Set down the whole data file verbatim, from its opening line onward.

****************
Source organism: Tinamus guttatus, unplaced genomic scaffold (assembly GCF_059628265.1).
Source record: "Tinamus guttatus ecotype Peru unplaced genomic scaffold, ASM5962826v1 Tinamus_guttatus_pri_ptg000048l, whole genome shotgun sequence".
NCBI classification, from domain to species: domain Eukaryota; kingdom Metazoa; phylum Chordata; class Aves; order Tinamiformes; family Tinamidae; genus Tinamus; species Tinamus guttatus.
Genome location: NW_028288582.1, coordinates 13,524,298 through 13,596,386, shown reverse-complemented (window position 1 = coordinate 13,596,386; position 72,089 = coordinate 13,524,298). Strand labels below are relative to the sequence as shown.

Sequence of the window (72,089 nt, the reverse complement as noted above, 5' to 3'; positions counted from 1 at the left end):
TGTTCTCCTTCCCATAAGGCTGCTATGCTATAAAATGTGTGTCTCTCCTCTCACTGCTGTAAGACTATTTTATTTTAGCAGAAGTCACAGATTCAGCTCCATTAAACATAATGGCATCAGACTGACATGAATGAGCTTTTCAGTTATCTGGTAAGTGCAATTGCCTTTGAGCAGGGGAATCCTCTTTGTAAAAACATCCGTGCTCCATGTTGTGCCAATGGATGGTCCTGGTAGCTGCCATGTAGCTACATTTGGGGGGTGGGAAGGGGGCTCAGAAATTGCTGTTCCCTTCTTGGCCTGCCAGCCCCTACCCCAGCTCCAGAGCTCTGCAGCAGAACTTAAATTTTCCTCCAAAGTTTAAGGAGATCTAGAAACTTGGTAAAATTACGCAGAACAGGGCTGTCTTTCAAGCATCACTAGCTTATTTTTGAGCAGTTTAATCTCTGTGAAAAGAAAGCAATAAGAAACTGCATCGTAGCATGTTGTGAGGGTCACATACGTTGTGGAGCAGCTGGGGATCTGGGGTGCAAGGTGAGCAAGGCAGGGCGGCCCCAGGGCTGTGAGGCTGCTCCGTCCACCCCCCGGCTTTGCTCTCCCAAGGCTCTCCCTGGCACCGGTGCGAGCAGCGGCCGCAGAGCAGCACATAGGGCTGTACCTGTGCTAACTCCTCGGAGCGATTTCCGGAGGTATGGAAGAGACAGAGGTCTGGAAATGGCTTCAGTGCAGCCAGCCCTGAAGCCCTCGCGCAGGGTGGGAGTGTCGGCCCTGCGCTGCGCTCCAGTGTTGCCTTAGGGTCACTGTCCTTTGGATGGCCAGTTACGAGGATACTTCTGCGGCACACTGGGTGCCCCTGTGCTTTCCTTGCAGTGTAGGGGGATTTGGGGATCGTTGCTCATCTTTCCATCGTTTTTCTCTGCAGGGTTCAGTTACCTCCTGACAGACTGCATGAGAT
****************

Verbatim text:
Source organism: Tinamus guttatus, unplaced genomic scaffold (assembly GCF_059628265.1).
Source record: "Tinamus guttatus ecotype Peru unplaced genomic scaffold, ASM5962826v1 Tinamus_guttatus_pri_ptg000048l, whole genome shotgun sequence".
NCBI classification, from domain to species: domain Eukaryota; kingdom Metazoa; phylum Chordata; class Aves; order Tinamiformes; family Tinamidae; genus Tinamus; species Tinamus guttatus.
Genome location: NW_028288582.1, coordinates 13,524,298 through 13,596,386, shown reverse-complemented (window position 1 = coordinate 13,596,386; position 72,089 = coordinate 13,524,298). Strand labels below are relative to the sequence as shown.

Sequence of the window (72,089 nt, the reverse complement as noted above, 5' to 3'; positions counted from 1 at the left end):
TGTTCTCCTTCCCATAAGGCTGCTATGCTATAAAATGTGTGTCTCTCCTCTCACTGCTGTAAGACTATTTTATTTTAGCAGAAGTCACAGATTCAGCTCCATTAAACATAATGGCATCAGACTGACATGAATGAGCTTTTCAGTTATCTGGTAAGTGCAATTGCCTTTGAGCAGGGGAATCCTCTTTGTAAAAACATCCGTGCTCCATGTTGTGCCAATGGATGGTCCTGGTAGCTGCCATGTAGCTACATTTGGGGGGTGGGAAGGGGGCTCAGAAATTGCTGTTCCCTTCTTGGCCTGCCAGCCCCTACCCCAGCTCCAGAGCTCTGCAGCAGAACTTAAATTTTCCTCCAAAGTTTAAGGAGATCTAGAAACTTGGTAAAATTACGCAGAACAGGGCTGTCTTTCAAGCATCACTAGCTTATTTTTGAGCAGTTTAATCTCTGTGAAAAGAAAGCAATAAGAAACTGCATCGTAGCATGTTGTGAGGGTCACATACGTTGTGGAGCAGCTGGGGATCTGGGGTGCAAGGTGAGCAAGGCAGGGCGGCCCCAGGGCTGTGAGGCTGCTCCGTCCACCCCCCGGCTTTGCTCTCCCAAGGCTCTCCCTGGCACCGGTGCGAGCAGCGGCCGCAGAGCAGCACATAGGGCTGTACCTGTGCTAACTCCTCGGAGCGATTTCCGGAGGTATGGAAGAGACAGAGGTCTGGAAATGGCTTCAGTGCAGCCAGCCCTGAAGCCCTCGCGCAGGGTGGGAGTGTCGGCCCTGCGCTGCGCTCCAGTGTTGCCTTAGGGTCACTGTCCTTTGGATGGCCAGTTACGAGGATACTTCTGCGGCACACTGGGTGCCCCTGTGCTTTCCTTGCAGTGTAGGGGGATTTGGGGATCGTTGCTCATCTTTCCATCGTTTTTCTCTGCAGGGTTCAGTTACCTCCTGACAGACTGCATGAGAT